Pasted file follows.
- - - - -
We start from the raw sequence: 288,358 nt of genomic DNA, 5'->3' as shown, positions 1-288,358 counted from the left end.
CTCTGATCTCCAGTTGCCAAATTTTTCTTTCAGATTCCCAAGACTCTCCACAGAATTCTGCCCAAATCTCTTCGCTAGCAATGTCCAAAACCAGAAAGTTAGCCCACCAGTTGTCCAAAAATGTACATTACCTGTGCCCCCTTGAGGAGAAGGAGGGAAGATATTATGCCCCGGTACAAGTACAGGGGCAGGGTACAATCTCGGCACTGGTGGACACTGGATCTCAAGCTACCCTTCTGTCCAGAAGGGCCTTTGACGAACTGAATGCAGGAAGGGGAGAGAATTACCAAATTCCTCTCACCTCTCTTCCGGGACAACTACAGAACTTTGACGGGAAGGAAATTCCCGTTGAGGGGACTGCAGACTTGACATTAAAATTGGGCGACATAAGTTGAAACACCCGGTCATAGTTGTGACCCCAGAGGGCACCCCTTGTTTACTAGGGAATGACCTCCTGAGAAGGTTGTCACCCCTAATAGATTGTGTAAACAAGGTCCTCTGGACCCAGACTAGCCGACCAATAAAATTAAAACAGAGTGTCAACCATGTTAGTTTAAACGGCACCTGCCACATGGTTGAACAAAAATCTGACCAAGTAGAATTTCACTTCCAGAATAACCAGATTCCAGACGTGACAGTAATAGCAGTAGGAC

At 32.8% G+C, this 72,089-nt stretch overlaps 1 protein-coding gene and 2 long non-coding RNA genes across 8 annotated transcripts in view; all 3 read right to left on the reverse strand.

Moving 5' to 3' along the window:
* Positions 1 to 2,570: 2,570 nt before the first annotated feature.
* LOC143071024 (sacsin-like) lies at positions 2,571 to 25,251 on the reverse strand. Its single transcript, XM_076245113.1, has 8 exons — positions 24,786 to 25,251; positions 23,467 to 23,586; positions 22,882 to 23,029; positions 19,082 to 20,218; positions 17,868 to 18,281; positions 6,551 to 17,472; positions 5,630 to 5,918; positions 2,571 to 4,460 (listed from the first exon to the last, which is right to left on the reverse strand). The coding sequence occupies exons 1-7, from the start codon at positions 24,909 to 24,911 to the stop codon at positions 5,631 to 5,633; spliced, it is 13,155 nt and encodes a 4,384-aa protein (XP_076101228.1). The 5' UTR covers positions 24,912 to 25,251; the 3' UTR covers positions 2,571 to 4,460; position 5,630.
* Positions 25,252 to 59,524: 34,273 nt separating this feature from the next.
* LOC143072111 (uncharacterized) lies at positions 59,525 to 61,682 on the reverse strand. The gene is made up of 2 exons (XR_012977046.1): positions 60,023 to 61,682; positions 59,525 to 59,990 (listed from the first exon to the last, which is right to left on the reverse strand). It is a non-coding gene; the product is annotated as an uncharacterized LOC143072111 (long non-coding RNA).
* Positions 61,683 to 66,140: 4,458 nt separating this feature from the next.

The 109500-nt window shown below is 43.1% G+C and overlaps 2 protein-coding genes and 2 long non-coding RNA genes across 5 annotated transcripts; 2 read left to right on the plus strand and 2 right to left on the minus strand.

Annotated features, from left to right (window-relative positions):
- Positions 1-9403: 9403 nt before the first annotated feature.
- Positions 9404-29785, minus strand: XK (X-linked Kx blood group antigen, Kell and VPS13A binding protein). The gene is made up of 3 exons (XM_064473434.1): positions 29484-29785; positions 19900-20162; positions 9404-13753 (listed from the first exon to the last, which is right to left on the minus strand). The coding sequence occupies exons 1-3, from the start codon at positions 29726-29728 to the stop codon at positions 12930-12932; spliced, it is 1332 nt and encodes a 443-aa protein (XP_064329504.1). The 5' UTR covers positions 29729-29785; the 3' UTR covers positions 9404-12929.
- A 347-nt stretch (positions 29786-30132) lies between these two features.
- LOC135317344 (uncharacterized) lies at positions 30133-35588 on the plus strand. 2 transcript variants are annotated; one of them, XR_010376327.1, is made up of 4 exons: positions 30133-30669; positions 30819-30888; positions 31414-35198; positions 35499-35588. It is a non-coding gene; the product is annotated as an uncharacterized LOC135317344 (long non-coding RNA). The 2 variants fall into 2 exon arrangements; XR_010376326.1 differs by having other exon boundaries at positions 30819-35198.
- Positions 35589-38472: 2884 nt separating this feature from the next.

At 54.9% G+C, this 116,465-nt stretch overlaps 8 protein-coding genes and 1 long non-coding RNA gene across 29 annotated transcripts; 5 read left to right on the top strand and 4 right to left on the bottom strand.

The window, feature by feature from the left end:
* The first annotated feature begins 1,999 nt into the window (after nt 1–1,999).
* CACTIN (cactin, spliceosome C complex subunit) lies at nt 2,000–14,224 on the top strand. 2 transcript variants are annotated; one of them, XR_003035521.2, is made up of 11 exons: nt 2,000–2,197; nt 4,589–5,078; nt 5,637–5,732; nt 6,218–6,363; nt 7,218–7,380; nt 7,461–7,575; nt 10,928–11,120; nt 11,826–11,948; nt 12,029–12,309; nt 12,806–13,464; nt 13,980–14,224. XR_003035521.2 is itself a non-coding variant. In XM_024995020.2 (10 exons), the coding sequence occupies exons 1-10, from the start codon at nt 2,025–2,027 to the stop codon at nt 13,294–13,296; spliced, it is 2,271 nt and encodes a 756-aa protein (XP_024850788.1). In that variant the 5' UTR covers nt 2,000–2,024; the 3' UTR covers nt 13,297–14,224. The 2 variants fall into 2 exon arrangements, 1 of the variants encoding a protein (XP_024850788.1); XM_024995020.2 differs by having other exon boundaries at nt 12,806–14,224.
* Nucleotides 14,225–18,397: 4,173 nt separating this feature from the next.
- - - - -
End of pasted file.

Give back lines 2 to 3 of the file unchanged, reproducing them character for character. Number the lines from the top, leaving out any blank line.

CTCTGATCTCCAGTTGCCAAATTTTTCTTTCAGATTCCCAAGACTCTCCACAGAATTCTGCCCAAATCTCTTCGCTAGCAATGTCCAAAACCAGAAAGTTAGCCCACCAGTTGTCCAAAAATGTACATTACCTGTGCCCCCTTGAGGAGAAGGAGGGAAGATATTATGCCCCGGTACAAGTACAGGGGCAGGGTACAATCTCGGCACTGGTGGACACTGGATCTCAAGCTACCCTTCTGTCCAGAAGGGCCTTTGACGAACTGAATGCAGGAAGGGGAGAGAATTACCAAATTCCTCTCACCTCTCTTCCGGGACAACTACAGAACTTTGACGGGAAGGAAATTCCCGTTGAGGGGACTGCAGACTTGACATTAAAATTGGGCGACATAAGTTGAAACACCCGGTCATAGTTGTGACCCCAGAGGGCACCCCTTGTTTACTAGGGAATGACCTCCTGAGAAGGTTGTCACCCCTAATAGATTGTGTAAACAAGGTCCTCTGGACCCAGACTAGCCGACCAATAAAATTAAAACAGAGTGTCAACCATGTTAGTTTAAACGGCACCTGCCACATGGTTGAACAAAAATCTGACCAAGTAGAATTTCACTTCCAGAATAACCAGATTCCAGACGTGACAGTAATAGCAGTAGGAC

At 32.8% G+C, this 72,089-nt stretch overlaps 1 protein-coding gene and 2 long non-coding RNA genes across 8 annotated transcripts in view; all 3 read right to left on the reverse strand.